Nicola Sturgeon has officially been elected First Minister by the Scottish Parliament. She defeated Willie Rennie of the Official Coalition Party. Neither Kezia Dugdale nor Ruth Davidson put themselves forward, marking the fourth election since 2007 to have only two nominations.
She was voted in 63-5, a truly monumental vote share of 92.65% – the largest of any First Minister election with more than one nominee in the Parliament’s modern history. (Alex Salmond’s bid for First Minister in 2011 was unchallenged, for obvious reasons).
Yet the fact only 68 out of 127 MSPs took part in this vote is a damning indictment of the sheer ineptitude and craven cowardice of what was touted to be a “strong opposition.” We were all so worried about a United Unionist Union banding together to truly challenge Nicola Sturgeon – but their own petty self-interests won, as only 5 people voted for Willie Rennie to become First Minister. One of whom… was Willie Rennie.
I’m blaming Neil Slorance for Rennie’s victory in North East Fife. THANKS, NEIL.
Yet even though Kezia Dugdale & Ruth Davidson’s parties relied on Willie Rennie’s party in the past – the Dewar, McLeish, and both McConnell administrations in Holyrood, and Cameron’s first term in Westminster – neither of the Coalition Party’s partners gave their votes to their erstwhile ally. How’s that for gratitude? How’s that for “collaborative” politics, rather than letting the SNP “bulldoze” their way through legislation? The SNP just “bulldozed” Nicola Sturgeon into the office of First Minister.
Imagine you were a dedicated voter of Kezia’s or Ruth’s parties. Imagine you hated the SNP: you despised them so much, you might’ve been willing to engage in tactical voting to deprive the SNP of a seat, and their crucial majority. How would you feel, seeing your party’s leaders not even attempt to stop the Nats – to not even give their leader a close contest? If you truly believe the SNP are dangerous, that they would destroy Scotland in their quest for independence, then was this landslide election not an utter dereliction of duty to that percentage of the population – one that honestly equates the SNP to some of the most terrible regimes in history?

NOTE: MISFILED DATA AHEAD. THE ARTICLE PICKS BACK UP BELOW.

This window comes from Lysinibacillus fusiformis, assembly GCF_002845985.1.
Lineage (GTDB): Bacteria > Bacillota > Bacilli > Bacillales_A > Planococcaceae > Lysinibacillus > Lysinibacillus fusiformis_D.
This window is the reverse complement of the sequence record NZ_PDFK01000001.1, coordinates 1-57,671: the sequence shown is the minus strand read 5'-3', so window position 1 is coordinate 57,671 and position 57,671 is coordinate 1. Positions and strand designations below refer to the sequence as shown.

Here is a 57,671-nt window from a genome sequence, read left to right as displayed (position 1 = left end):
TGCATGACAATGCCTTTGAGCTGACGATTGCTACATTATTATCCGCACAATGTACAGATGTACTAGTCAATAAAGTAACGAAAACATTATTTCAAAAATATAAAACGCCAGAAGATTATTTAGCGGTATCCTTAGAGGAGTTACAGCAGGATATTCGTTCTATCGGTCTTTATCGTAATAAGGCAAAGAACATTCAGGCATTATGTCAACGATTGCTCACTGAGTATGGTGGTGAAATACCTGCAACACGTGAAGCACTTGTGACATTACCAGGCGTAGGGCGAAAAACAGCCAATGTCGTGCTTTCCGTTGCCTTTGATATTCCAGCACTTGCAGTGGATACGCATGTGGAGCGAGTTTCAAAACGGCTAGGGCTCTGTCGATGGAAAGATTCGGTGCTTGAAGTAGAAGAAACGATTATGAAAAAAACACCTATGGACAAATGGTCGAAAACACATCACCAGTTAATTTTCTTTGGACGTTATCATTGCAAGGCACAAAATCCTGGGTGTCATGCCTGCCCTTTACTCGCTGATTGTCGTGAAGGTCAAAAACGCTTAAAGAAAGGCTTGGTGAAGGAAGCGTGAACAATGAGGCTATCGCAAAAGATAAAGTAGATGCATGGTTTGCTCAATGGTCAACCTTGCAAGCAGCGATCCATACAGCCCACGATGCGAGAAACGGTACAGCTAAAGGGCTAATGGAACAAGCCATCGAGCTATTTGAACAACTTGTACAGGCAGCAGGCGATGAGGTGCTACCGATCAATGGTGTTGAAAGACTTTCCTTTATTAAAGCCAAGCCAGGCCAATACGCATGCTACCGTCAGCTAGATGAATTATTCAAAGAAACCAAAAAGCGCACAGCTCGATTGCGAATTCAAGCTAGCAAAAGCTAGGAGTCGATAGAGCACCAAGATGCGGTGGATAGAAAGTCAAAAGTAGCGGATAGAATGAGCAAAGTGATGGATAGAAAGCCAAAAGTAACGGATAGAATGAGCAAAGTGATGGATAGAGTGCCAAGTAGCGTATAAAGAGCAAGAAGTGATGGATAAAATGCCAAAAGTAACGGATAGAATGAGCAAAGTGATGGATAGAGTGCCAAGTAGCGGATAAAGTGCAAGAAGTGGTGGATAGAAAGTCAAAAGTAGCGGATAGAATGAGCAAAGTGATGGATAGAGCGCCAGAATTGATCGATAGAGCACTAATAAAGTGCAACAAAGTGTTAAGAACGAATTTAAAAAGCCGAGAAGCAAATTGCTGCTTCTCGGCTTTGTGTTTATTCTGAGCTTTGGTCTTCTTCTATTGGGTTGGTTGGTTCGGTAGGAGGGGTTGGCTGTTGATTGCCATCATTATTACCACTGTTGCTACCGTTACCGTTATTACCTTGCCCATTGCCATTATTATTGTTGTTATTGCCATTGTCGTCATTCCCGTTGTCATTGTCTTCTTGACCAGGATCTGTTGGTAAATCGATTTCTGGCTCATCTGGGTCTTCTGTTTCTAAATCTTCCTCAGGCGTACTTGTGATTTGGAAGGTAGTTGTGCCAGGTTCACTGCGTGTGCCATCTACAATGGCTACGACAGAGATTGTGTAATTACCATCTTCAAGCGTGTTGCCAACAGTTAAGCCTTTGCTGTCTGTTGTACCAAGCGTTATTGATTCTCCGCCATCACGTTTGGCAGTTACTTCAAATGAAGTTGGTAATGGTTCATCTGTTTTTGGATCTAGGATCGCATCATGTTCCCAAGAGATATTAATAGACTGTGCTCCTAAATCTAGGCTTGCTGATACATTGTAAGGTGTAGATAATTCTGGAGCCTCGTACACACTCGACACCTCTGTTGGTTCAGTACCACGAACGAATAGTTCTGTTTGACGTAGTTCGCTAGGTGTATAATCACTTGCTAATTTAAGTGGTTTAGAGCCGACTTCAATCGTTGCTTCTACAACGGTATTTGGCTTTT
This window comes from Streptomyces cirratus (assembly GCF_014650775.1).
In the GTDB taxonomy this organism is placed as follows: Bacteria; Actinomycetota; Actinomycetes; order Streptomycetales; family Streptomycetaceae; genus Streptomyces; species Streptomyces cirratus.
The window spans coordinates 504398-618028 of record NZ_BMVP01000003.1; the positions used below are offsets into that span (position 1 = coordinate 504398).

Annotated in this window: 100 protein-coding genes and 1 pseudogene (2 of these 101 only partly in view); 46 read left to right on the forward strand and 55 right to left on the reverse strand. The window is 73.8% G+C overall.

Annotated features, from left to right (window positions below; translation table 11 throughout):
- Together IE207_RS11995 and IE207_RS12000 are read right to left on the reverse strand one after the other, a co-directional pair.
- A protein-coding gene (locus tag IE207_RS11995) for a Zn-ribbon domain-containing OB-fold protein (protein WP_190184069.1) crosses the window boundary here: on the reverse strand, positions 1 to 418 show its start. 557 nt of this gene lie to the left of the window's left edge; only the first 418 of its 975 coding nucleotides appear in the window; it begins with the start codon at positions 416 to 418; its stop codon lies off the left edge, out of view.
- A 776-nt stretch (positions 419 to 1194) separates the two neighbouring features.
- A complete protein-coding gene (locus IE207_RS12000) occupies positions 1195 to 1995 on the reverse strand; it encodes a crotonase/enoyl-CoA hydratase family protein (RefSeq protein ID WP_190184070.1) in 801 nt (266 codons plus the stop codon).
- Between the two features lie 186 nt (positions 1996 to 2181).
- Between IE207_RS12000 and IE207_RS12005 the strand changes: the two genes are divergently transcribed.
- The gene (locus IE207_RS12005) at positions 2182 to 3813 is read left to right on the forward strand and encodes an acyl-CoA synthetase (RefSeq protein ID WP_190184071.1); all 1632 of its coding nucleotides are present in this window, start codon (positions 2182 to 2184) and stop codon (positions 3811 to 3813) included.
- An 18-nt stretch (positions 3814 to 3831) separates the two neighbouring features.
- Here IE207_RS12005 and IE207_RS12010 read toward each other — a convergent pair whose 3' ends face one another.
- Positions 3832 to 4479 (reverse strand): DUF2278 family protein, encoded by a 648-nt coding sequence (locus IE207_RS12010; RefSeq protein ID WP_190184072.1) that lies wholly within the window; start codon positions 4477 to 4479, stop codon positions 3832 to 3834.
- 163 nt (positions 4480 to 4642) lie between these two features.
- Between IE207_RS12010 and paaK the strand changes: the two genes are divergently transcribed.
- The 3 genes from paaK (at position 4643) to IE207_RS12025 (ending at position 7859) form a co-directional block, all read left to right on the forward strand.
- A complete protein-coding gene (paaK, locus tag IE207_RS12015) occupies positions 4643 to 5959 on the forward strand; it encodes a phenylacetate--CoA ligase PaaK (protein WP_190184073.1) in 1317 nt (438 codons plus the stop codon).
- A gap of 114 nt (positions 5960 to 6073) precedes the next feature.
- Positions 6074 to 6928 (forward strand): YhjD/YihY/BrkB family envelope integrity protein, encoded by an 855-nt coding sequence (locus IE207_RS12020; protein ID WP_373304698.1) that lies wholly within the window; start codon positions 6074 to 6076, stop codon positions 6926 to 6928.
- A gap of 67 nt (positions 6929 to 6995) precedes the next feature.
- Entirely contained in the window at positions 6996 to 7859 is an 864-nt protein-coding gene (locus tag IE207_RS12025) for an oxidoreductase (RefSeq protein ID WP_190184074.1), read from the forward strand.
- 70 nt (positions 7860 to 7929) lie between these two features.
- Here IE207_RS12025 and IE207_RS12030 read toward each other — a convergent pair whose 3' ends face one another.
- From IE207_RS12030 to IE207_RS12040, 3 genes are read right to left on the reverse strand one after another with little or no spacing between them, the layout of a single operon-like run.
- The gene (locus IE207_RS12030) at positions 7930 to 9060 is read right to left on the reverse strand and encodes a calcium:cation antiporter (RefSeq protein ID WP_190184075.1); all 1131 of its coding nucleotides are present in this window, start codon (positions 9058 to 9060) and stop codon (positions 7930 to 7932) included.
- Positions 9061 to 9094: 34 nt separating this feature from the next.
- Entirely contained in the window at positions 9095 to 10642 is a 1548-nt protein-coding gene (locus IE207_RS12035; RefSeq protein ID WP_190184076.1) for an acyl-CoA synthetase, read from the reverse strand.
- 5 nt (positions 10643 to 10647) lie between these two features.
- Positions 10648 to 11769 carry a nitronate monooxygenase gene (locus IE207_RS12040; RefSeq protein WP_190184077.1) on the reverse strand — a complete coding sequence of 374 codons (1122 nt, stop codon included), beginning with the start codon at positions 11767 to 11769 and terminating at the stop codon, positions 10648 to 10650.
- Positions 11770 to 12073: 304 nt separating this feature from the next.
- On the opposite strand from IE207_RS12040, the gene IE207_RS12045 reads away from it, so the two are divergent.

Then all the opposition parties had the brass neck to talk about how this parliament must be based on consensus, on collaboration with other parties – most importantly, of taking responsibility. Well, forgive me if I’m being obtuse, but it’s a strange kind of “consensus” where you sit on your hands and refuse to use your vote. It’s a weird form of “collaboration” that refuses to support your former allies in Holyrood and in the referendum campaign. It’s certainly an eccentric definition of “strong opposition” to simply allow Nicola Sturgeon to be practically handed the post of First Minister.
It is obvious why things happened the way they did today. In the first four First Minister elections, there were always at least four candidates for First Minister. In 1999, 2000, and 2001, the two Scottish Executive parties voted for the Other Party’s leader; the SNP always voted for their leader; the UK Government Party always voted for theirs. Things got fun in 2003, where no less than seven candidates put themselves forward.
In 2007, that all changed: 49 voted for Alex Salmond, and 46 voted for Jack McConnell. We can presume that the 46 for Mr McConnell came from his own MSPs, of which there were… 46. But the SNP only had 47 MSPs: those 2 extra votes, oddly enough, came from the Greens – Robin Harper and Patrick Harvie.
The SNP has struck a deal with the Scottish Greens over working together in the new Scottish Parliament.
But the move will be a looser agreement than the one first floated, after the Greens expressed concern about the Nationalist transport policy.
The move will ensure the Greens vote for SNP leader Alex Salmond as first minister and support his appointments.